Raises In Stipends For High School Coaches Is a Must Or Else NC Will Pay a Bigger Price

Whether you realize it or not, school started this past Monday, July 31st.


Many a student, many a sponsor, and many a coach went back to public school campuses to start official practices for sanctioned and unsanctioned fall sports and other worthwhile activities like marching band, cheerleading, color guard, dance teams, etc.

The list goes on and on.

If every coach actually divided his/her stipend for fulfilling his/her role by the actual number of hours spent in preparing, practicing, and community outreach, the per-hour recompense would make 1983’s minimum wage appear like the lottery.

And then you see news reports like this:

“Wake County athletic and academic coaches could find out as soon as today if planned raises will be nixed this year to help close a budget gap.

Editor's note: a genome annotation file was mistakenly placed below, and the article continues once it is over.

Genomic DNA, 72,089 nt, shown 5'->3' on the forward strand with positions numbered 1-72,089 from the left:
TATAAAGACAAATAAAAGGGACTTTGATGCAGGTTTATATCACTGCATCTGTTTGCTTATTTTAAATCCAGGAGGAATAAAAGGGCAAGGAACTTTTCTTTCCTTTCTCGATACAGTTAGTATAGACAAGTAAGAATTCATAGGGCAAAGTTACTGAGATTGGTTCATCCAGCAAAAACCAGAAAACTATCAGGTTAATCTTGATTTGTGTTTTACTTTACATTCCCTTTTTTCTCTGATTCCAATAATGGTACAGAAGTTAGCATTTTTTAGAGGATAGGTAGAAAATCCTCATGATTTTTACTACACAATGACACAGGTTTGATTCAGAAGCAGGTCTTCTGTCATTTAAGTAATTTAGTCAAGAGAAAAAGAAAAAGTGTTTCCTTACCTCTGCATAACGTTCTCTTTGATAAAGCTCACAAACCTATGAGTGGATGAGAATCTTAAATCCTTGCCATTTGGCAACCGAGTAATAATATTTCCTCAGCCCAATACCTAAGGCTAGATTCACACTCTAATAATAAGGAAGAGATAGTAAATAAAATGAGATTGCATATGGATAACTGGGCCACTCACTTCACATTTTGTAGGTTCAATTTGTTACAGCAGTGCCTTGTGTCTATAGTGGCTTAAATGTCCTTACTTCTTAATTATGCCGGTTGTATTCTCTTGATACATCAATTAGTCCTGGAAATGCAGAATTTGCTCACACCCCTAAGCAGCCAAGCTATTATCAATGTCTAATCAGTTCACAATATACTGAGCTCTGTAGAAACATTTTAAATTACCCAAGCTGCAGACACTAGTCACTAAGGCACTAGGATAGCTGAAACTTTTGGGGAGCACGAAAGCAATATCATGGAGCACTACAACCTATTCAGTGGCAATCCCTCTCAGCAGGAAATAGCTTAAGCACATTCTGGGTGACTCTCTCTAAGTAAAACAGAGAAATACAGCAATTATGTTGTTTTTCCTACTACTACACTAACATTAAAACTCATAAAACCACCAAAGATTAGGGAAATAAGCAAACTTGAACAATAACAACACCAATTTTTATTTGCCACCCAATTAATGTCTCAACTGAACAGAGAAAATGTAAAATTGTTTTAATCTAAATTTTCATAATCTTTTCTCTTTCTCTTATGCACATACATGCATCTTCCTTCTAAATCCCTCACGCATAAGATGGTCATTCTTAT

Wake school administrators had previously listed the $2.6 million in raises for extra-duty pay as among the options that the school board could use to close a $28.8 million budget gap. At Tuesday’s work session, staff will ask for the board’s feedback on what adjustments to make to the budget.

[Wake school budget cuts might delay raises for coaches, halt plans to hire counselors]

The school district has to cut $28.8 million from its $1.6 billion operating budget after getting less than what it wanted from the Wake County Board of Commissioners and to cope with changes in state funding.”

That’s from T. Keung Hui’s piece in the August 1st edition of the News & Observer entitled “Wake County athletic coaches may lose raises due to budget gap” (http://www.newsobserver.com/news/local/education/wake-ed-blog/article164628912.html).

Mr. Hui is a fantastic reporter and he knows the Wake County educational terrain like no one else.